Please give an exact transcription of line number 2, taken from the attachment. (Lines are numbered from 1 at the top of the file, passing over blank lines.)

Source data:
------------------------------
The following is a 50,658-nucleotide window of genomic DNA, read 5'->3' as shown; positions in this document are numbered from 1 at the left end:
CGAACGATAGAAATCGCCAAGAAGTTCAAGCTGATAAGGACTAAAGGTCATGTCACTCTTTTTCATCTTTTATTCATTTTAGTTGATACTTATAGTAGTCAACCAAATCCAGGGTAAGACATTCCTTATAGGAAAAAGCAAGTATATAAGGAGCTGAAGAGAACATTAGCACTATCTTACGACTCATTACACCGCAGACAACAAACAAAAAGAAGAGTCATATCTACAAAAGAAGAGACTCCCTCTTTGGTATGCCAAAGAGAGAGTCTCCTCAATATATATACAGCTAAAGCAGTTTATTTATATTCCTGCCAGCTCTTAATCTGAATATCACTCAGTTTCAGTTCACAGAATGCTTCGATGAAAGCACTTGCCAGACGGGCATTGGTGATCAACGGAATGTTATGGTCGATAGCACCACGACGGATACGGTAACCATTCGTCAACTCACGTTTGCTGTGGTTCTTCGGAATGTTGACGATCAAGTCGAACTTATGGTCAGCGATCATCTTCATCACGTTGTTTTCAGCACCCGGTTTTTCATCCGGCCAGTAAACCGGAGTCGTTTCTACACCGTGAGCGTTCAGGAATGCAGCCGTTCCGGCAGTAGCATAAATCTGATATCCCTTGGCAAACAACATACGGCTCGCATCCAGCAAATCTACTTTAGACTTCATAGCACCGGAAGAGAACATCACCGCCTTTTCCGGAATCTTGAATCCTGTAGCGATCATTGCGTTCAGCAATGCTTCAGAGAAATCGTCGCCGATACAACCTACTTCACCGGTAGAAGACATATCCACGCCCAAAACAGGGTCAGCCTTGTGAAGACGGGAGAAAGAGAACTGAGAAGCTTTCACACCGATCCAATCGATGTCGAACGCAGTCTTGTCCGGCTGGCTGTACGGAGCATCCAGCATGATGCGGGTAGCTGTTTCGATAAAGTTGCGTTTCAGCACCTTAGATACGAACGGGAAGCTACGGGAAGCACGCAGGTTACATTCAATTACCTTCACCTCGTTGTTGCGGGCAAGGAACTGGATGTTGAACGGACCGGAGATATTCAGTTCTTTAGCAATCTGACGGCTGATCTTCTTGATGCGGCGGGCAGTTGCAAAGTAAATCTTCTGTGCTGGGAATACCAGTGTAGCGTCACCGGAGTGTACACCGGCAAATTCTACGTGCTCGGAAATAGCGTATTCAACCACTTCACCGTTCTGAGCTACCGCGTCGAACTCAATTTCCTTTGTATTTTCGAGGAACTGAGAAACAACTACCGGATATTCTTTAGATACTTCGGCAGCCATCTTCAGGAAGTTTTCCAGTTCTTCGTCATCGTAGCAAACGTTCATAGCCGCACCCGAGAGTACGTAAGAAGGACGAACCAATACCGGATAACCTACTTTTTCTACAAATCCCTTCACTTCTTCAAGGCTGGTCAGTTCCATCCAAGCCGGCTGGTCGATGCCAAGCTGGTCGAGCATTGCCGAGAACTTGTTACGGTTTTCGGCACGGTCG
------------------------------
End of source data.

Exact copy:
CGAACGATAGAAATCGCCAAGAAGTTCAAGCTGATAAGGACTAAAGGTCATGTCACTCTTTTTCATCTTTTATTCATTTTAGTTGATACTTATAGTAGTCAACCAAATCCAGGGTAAGACATTCCTTATAGGAAAAAGCAAGTATATAAGGAGCTGAAGAGAACATTAGCACTATCTTACGACTCATTACACCGCAGACAACAAACAAAAAGAAGAGTCATATCTACAAAAGAAGAGACTCCCTCTTTGGTATGCCAAAGAGAGAGTCTCCTCAATATATATACAGCTAAAGCAGTTTATTTATATTCCTGCCAGCTCTTAATCTGAATATCACTCAGTTTCAGTTCACAGAATGCTTCGATGAAAGCACTTGCCAGACGGGCATTGGTGATCAACGGAATGTTATGGTCGATAGCACCACGACGGATACGGTAACCATTCGTCAACTCACGTTTGCTGTGGTTCTTCGGAATGTTGACGATCAAGTCGAACTTATGGTCAGCGATCATCTTCATCACGTTGTTTTCAGCACCCGGTTTTTCATCCGGCCAGTAAACCGGAGTCGTTTCTACACCGTGAGCGTTCAGGAATGCAGCCGTTCCGGCAGTAGCATAAATCTGATATCCCTTGGCAAACAACATACGGCTCGCATCCAGCAAATCTACTTTAGACTTCATAGCACCGGAAGAGAACATCACCGCCTTTTCCGGAATCTTGAATCCTGTAGCGATCATTGCGTTCAGCAATGCTTCAGAGAAATCGTCGCCGATACAACCTACTTCACCGGTAGAAGACATATCCACGCCCAAAACAGGGTCAGCCTTGTGAAGACGGGAGAAAGAGAACTGAGAAGCTTTCACACCGATCCAATCGATGTCGAACGCAGTCTTGTCCGGCTGGCTGTACGGAGCATCCAGCATGATGCGGGTAGCTGTTTCGATAAAGTTGCGTTTCAGCACCTTAGATACGAACGGGAAGCTACGGGAAGCACGCAGGTTACATTCAATTACCTTCACCTCGTTGTTGCGGGCAAGGAACTGGATGTTGAACGGACCGGAGATATTCAGTTCTTTAGCAATCTGACGGCTGATCTTCTTGATGCGGCGGGCAGTTGCAAAGTAAATCTTCTGTGCTGGGAATACCAGTGTAGCGTCACCGGAGTGTACACCGGCAAATTCTACGTGCTCGGAAATAGCGTATTCAACCACTTCACCGTTCTGAGCTACCGCGTCGAACTCAATTTCCTTTGTATTTTCGAGGAACTGAGAAACAACTACCGGATATTCTTTAGATACTTCGGCAGCCATCTTCAGGAAGTTTTCCAGTTCTTCGTCATCGTAGCAAACGTTCATAGCCGCACCCGAGAGTACGTAAGAAGGACGAACCAATACCGGATAACCTACTTTTTCTACAAATCCCTTCACTTCTTCAAGGCTGGTCAGTTCCATCCAAGCCGGCTGGTCGATGCCAAGCTGGTCGAGCATTGCCGAGAACTTGTTACGGTTTTCGGCACGGTCG